3rd March 2024
Make a Donation

Clearance official insists ‘toxic’ maize wasn’t returned to Uganda

Author: Alhadi Hawari | Published: Tuesday, June 20, 2023

Trucks at the Nimule Customs yard | Credit | Deng Daniel

The Secretary-General of South Sudan Clearance Agents Association in Nimule town denied reports that the impounded 63 trucks of contaminated maize have been released back to Uganda.

Silas Majok clarified that the only trucks that are allowed to return to Kampala, are those that reject food safety examination by the South Sudan National Bureau of Standards.

Uganda’s Foreign Minister, Henry Okello Oryem said last Friday the country’s embassy in Juba engaged with the South Sudan government, and that all lorries were released to Uganda on Wednesday, June 14.

Okello claimed that the Ugandan trucks were forced to return with the maize and their consignment under unclear reasons.

But according to the South Sudan Bureau of Standard, the maize consignment tested positive for above normal level of aflatoxin – a substance linked to health risks.

When contacted by Eye Radio on whether the consignments are still in Nimule or returned to Uganda, Majok said they are still detained in the South Sudan border town.

“That statement is not true, the trucks that have been detained due to high levels of aflatoxin are not allowed to return to their country like Uganda,” he told on Monday.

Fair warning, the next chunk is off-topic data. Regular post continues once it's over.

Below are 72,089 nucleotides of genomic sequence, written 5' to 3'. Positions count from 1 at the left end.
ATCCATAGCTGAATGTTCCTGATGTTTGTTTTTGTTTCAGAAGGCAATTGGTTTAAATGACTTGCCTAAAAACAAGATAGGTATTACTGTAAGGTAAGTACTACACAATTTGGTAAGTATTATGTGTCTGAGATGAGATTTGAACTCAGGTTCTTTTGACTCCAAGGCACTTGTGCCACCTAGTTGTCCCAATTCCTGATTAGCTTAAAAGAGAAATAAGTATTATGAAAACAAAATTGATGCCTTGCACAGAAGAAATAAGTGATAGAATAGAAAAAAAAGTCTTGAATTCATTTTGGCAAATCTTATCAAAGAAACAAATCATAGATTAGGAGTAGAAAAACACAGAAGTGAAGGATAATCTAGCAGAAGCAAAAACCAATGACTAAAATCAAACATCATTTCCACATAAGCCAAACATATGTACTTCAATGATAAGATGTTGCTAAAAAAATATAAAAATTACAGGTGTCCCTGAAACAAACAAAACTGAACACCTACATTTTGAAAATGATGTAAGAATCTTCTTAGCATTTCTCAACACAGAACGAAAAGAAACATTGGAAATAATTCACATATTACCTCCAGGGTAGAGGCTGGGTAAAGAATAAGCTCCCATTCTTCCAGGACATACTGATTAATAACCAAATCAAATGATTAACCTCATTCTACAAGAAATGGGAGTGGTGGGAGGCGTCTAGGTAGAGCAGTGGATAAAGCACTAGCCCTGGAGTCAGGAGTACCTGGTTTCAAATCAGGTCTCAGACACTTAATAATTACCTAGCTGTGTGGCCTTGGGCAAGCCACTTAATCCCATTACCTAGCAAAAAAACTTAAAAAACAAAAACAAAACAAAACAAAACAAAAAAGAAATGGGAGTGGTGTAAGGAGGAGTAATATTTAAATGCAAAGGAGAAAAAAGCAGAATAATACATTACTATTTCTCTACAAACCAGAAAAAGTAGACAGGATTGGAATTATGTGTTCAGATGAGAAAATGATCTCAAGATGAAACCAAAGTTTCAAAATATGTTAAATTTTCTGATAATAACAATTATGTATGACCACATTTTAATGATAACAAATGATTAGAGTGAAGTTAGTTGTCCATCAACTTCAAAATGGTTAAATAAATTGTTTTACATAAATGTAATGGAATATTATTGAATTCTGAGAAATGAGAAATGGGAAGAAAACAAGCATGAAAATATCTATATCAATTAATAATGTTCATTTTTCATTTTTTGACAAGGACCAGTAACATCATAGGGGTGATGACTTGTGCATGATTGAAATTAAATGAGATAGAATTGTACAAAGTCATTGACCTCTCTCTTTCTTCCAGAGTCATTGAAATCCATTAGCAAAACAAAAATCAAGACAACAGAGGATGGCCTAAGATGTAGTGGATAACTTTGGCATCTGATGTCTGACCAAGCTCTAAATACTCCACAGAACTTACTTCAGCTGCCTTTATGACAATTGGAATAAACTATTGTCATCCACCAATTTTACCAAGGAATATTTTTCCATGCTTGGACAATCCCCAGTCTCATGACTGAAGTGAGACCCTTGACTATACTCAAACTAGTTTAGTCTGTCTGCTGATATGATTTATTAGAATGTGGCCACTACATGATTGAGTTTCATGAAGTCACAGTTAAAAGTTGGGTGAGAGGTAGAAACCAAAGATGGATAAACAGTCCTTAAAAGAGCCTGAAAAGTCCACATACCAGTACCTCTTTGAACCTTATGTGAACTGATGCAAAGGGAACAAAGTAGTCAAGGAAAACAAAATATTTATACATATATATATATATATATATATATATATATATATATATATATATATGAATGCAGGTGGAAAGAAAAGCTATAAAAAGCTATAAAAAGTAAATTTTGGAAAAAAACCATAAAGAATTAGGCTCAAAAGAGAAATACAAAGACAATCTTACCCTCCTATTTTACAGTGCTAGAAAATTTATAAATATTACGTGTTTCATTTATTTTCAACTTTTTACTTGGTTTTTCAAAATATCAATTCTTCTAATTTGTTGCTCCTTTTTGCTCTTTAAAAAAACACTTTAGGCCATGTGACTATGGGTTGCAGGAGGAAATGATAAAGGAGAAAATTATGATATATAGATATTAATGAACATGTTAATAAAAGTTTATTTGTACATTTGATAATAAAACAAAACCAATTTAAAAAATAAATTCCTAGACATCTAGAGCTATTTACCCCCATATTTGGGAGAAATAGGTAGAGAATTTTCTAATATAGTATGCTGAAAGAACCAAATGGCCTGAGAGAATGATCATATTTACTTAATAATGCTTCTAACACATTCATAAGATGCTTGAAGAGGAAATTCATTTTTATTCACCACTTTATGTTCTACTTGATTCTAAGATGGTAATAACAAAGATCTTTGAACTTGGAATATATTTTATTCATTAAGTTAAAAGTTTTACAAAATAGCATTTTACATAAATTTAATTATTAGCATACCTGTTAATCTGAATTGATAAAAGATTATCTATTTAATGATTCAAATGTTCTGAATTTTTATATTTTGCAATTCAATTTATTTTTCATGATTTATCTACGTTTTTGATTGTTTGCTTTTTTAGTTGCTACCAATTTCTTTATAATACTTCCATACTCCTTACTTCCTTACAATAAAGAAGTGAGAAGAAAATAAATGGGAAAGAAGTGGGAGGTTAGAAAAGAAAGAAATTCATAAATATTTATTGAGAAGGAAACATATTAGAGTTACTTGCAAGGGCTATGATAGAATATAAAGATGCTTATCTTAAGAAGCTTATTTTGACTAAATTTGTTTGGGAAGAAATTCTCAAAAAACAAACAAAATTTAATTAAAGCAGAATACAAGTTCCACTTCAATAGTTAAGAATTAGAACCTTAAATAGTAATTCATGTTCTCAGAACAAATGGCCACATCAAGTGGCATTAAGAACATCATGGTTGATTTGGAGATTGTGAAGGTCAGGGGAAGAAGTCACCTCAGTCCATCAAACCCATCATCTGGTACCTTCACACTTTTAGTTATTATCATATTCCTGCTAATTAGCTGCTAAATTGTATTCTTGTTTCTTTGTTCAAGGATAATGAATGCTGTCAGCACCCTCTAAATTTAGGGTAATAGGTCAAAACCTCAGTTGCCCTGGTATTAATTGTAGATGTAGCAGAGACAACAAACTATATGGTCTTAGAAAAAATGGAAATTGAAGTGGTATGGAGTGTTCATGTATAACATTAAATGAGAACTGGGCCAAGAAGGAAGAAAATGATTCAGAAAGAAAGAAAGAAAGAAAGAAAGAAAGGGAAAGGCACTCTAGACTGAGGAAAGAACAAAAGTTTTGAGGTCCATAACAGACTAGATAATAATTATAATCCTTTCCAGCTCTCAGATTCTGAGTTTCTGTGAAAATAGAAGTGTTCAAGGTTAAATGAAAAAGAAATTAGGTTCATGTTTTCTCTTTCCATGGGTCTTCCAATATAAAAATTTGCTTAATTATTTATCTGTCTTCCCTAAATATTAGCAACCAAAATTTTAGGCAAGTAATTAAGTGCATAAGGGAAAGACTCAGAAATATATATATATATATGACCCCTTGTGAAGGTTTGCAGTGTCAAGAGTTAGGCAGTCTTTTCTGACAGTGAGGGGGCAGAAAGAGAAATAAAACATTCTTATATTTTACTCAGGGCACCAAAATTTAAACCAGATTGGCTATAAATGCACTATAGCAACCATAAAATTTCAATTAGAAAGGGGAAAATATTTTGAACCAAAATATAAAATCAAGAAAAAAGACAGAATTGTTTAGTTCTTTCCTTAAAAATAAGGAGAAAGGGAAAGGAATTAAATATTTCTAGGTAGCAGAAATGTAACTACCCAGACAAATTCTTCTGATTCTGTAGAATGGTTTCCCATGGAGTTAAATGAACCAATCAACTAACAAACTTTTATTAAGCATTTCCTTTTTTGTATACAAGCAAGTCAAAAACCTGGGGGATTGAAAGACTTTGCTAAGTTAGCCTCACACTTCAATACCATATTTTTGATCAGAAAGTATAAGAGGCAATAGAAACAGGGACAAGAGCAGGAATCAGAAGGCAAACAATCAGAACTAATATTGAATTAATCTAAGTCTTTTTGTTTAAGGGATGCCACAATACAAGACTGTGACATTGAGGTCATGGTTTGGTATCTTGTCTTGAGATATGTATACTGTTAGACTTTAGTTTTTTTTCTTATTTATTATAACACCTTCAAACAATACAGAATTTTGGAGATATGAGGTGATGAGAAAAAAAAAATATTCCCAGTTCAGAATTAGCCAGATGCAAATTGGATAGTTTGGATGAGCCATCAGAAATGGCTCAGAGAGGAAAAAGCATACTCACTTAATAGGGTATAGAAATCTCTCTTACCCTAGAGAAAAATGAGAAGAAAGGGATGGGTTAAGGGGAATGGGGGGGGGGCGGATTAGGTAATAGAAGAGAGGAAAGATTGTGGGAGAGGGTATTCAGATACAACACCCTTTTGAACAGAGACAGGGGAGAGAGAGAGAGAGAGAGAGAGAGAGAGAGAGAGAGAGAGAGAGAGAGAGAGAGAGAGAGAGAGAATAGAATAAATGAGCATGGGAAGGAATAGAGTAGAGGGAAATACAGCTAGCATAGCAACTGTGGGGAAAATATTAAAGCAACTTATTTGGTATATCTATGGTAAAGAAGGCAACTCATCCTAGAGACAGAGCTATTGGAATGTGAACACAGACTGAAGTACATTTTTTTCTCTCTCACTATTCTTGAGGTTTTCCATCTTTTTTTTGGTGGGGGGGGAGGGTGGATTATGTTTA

Majok reiterated his adherence to the resolution to bury the goods in accordance with certain health protocol of the National Bureau of Standards.

“This is what is taking place, the total of 63 trucks will be dumped. The standard (SSNBS) cannot return such goods because they are too dangerous, so standard have not to return any of these goods that have been found that have higher aflatoxin.”

“There were only few trucks that refused to undergo a process (examination) and they have returned to the country of origin.”

“So, they are those trucks that have been detained. There is nothing, we are just expecting a committee to arrive from Juba to meet with the committee that is in Nimule and to start the process of dumping the 63 trucks.”

The Chief Executive Director of South Sudan’s Bureau of Standards was not reachable for comment on the situation.

In February 2023, Ugandan food scientists found that maize, sorghum, and groundnuts produced locally pose a cancer risk.

The research by scientists at the National Agricultural Research Organisation (Naro) indicates that Ugandan grain contains 10 times or higher concentrations of aflatoxin than the safety threshold recommended by the World Health Organisation (WHO).

Kenya has also imposed a ban on maize imports from Uganda over the same issue.

 

 

Support Eye Radio, the first independent radio broadcaster of news, information & entertainment in South Sudan.

Make a monthly or a one off contribution.

error: Alert: Content is protected !!